John's Jesus appears at the intersection of Heaven and earth. He descended from the Father and will return: "Just as Moses lifted up the snake in the wilderness, so the Son of Man must be lifted up, that everyone who believes may have eternal life in him." (John 3:14-15) The "Son of Man" was believed to be a pre-existent angel who was responsible for the final judgement of all humans in God's kingdom on earth. The word 'crucifixion' does not appear in John's gospel. Rather, his Jesus always referred to his future 'lifting up.'

In relation to the two realms, Jesus contrasts the things from above with the things from below. In "being born again," the Greek word for 'again' also contained a root that meant "from above." Punning upon this term, Nicodemus' taking the term literally ("Surely they cannot enter a second time into their mother's womb...") represents the denseness of the lack of Jewish understanding of who Jesus is. Whereas the Synoptics blamed the Jewish leadership for the death of Jesus, John's gospel is notorious for his claim that God never intended to save the Jews collectively as a whole (John 8:40-47).

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The second mention of Nicodemus is during the Sanhedrin trial of Jesus:

Nicodemus, who had gone to Jesus earlier and who was one of their own number, asked, "Does our law condemn a man without first hearing him to find out what he has been doing?" They replied, "Are you from Galilee, too? Look into it, and you will find that a prophet does not come out of Galilee." (John 7:50-52)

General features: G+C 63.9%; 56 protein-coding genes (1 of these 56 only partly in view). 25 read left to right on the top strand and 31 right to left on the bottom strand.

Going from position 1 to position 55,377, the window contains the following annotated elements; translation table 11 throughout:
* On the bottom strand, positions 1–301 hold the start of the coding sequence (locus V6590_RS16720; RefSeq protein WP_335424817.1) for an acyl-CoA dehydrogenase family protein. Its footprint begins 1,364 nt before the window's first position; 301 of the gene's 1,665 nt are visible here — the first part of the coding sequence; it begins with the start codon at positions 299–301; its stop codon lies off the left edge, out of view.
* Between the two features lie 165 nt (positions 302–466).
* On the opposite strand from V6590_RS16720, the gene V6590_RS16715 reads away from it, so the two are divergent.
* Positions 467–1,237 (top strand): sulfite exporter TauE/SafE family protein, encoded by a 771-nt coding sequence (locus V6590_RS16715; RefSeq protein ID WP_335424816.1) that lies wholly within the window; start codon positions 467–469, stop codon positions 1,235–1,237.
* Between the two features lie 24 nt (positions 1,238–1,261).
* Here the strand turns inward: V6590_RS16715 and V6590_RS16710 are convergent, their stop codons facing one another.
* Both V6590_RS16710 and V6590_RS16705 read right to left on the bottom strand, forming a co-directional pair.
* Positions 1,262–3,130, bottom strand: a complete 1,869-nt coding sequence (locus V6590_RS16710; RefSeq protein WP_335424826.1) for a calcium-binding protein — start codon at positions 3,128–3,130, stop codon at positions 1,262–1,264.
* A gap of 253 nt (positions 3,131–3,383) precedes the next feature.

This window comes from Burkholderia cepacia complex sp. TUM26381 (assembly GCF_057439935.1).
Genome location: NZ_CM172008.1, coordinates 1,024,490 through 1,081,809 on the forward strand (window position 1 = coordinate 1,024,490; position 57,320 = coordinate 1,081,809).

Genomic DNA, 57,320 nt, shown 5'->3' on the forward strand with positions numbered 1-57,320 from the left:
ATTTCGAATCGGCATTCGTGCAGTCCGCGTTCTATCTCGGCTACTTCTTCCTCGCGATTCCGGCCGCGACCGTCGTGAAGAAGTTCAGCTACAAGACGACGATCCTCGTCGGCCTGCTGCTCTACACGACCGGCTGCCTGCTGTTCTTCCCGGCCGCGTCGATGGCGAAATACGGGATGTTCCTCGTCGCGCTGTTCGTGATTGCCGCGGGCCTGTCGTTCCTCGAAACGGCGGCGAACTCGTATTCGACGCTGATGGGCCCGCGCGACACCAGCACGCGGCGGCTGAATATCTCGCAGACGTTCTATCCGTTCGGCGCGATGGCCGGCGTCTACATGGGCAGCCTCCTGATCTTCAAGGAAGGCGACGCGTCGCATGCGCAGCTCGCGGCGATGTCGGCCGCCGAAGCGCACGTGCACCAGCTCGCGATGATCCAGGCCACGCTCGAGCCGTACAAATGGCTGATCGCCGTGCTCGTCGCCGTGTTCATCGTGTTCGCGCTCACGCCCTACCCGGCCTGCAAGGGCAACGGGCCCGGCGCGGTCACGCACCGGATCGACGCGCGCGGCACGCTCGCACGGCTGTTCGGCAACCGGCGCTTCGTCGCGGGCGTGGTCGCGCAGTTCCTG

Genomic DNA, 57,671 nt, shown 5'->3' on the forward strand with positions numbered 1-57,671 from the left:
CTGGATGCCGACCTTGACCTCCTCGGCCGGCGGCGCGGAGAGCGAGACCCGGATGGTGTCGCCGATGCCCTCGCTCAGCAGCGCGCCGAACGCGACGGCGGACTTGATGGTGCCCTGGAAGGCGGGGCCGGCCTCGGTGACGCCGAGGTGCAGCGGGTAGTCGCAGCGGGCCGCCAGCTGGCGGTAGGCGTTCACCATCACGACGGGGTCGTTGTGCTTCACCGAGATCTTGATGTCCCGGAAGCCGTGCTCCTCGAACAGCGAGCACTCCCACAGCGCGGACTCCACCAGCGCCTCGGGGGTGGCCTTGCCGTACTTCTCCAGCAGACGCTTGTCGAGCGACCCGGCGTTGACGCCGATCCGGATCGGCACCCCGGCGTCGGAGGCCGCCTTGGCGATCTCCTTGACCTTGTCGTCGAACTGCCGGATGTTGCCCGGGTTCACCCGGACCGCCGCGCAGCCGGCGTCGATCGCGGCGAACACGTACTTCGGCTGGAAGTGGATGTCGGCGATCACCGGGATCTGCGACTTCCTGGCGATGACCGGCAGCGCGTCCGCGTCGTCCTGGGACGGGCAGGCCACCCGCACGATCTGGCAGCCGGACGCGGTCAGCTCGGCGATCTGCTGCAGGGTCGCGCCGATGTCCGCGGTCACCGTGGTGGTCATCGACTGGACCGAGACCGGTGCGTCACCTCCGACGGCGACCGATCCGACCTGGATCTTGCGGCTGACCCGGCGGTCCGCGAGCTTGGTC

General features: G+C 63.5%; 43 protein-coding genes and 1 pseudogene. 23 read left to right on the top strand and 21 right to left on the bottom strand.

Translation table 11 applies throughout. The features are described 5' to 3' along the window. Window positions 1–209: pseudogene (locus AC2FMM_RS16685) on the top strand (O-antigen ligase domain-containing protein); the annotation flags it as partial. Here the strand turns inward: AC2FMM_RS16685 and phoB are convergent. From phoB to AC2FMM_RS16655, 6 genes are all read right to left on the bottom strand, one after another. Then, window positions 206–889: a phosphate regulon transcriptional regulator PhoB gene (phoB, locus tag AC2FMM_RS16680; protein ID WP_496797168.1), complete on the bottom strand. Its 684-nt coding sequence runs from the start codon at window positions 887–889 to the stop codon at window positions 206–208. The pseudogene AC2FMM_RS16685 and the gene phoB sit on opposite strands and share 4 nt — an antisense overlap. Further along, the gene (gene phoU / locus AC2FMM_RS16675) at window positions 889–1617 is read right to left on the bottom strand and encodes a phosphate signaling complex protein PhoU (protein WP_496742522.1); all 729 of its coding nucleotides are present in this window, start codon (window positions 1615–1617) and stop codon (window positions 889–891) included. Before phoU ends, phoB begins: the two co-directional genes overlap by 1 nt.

The third and final mention of Nicodemus is when Joseph of Arimathea (another believer and member of the Sanhedrin) claims the body of Jesus for burial:

He was accompanied by Nicodemus, the man who earlier had visited Jesus at night. Nicodemus brought a mixture of myrrh and aloes, about seventy-five pounds. Taking Jesus' body, the two of them wrapped it, with the spices, in strips of linen. This was in accordance with Jewish burial customs. At the place where Jesus was crucified, there was a garden, and in the garden a new tomb, in which no one had ever been laid. Because it was the Jewish day of Preparation and since the tomb was nearby, they laid Jesus there. (John 19:39-42)

The "myrrh and aloes" signifies the belief in the status of Jesus as kings of the Jews. These spices were used for the burials of kings.

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The Gospel of Nicodemus

The Gospel of Nicodemus has a longer description of Nicodemus' arguments against the Sanhedrin, to spare Jesus' life.